Add a QR Code to Your KiCad PCB Design
April 25, 2022
QR codes applied to a printed circuit boards are a great way to reference documentation, a store, or wherever other info is needed for a situation. Adding on to your PCB is quite simple using KiCad, as outlined in this article.
Step 1: Generate QR Code
There are a variety of ways to generate a QR code, but I’ve found that this Free QR Code Generator is quite easy to use, and does not require a login. Input your URL and click save. Click the download PNG icon once the code is generated, and save it to your desktop. There are various options you can modify, but you’ll likely want to stick with the defaults.
Step 2: Use KiCad Image Converter and Paste Onto PCB
Caption: PCB Design with QR code
Open the Image Converter application from the KiCad home screen, and select Load Bitmap, and the image file of your choice. Modify the on-PCB size as needed, select Footprint as the Output Format, and select the Board Layer (likely Front silk screen) where you want it applied. Select Export to Clipboard, and in the PCB Editor select Edit-Paste to add a new footprint into your design. Move it into place like a standard component.
Select the footprint and press e to edit it. You’ll most likely want to uncheck the option that shows the reference designator. Also, the side where the code is printed can be flipped as needed. As a final step, open up the 3D viewer and scan the code to make sure it looks OK and points to the correct URL.
QR Code Size Considerations
For the URL jcdevices.com, which redirects to my Tindie store, an image size of 8.5mm x 8.5mm proved to be large enough for both my fairly basic Motorola moto g7 smartphone to read, and for PCB manufacturer PCBWay to print legibly. This 8.5mm code was printed on a green PCB, and I printed 12mm QR codes on black PCBs in two other experiments. Other manufacturers were not tested, but capabilities could certainly vary.
The larger a URL, the more dots a QR code needs to express it, thus the larger it would need to be to be legible. For example, the first QR code below points to Elon Musk’s x.com, the second points to jcdevices.com, while the third points to the rather lengthy https://www.tindie.com/products/jeremycook/ez-fan2-tiny-raspberry-pi-fan-controller/, the product page for my EZ Fan2 board, used in this Raspberry Pi fan control article.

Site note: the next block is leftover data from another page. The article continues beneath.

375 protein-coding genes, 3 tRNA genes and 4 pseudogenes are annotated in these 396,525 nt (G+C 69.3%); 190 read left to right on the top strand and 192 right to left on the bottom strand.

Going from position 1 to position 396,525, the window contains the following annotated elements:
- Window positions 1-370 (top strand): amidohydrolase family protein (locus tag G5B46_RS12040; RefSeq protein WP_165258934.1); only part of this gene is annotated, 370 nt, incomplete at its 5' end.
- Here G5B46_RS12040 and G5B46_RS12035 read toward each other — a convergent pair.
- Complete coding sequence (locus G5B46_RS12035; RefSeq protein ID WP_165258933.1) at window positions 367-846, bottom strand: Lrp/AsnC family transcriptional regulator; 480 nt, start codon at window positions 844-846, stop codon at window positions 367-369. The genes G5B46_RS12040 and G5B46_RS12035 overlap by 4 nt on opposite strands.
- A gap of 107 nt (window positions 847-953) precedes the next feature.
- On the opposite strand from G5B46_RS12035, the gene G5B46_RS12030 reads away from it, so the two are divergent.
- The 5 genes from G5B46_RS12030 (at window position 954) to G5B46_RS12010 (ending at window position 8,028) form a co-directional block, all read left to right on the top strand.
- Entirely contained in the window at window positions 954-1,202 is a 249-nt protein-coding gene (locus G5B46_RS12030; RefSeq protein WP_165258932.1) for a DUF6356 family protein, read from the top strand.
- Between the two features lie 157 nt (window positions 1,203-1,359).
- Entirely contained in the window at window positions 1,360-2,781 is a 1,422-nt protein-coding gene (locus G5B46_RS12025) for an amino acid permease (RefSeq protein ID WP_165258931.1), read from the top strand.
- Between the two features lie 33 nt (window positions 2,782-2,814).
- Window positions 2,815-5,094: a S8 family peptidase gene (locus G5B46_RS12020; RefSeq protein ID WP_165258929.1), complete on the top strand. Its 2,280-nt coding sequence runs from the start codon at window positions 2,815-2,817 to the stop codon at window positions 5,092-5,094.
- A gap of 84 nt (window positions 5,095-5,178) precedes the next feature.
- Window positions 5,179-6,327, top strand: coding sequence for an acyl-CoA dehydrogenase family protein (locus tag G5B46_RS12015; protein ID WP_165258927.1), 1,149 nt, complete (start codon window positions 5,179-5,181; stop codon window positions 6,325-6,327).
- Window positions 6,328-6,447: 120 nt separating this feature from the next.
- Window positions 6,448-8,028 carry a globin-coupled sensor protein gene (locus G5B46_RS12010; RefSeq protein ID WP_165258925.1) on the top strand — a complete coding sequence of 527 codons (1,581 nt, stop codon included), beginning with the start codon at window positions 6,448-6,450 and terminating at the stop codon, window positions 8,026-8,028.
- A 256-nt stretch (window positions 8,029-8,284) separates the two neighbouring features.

On my Android phone, websites without a “https://www.” prefix are handled correctly, so you may want to consider leaving it off to save space. Also, link shorteners, such as bitly, can be helpful, but come with their own set of pros and cons.
Convert Other Images for PCB Usage?
Along with QR codes, other images can be converted as well. This should be ideal for putting your logo on a silkscreen, icons to indicate functionality, or other purposes as you see fit. I experimented with pasting a rather modest 379 KB image onto a PCB, which looked good, but had some loading issues.
Caption: Scaled LEGO man and JC Pro Macro 2 keyboard
Image Credit: Jeremy Cook
After scaling the original image down to 50 KB, conversion was quite snappy, though much detail was lost. Size vs. quality is a tradeoff that will need to be considered here, but, whether for QR codes or more general images, KiCad’s conversion tool can significantly open up design possibilities.
Jeremy Cook is a freelance tech journalist and engineering consultant with over 10 years of factory automation experience. An avid maker and experimenter, you can follow him on Twitter, or see his electromechanical exploits on the Jeremy Cook YouTube Channel!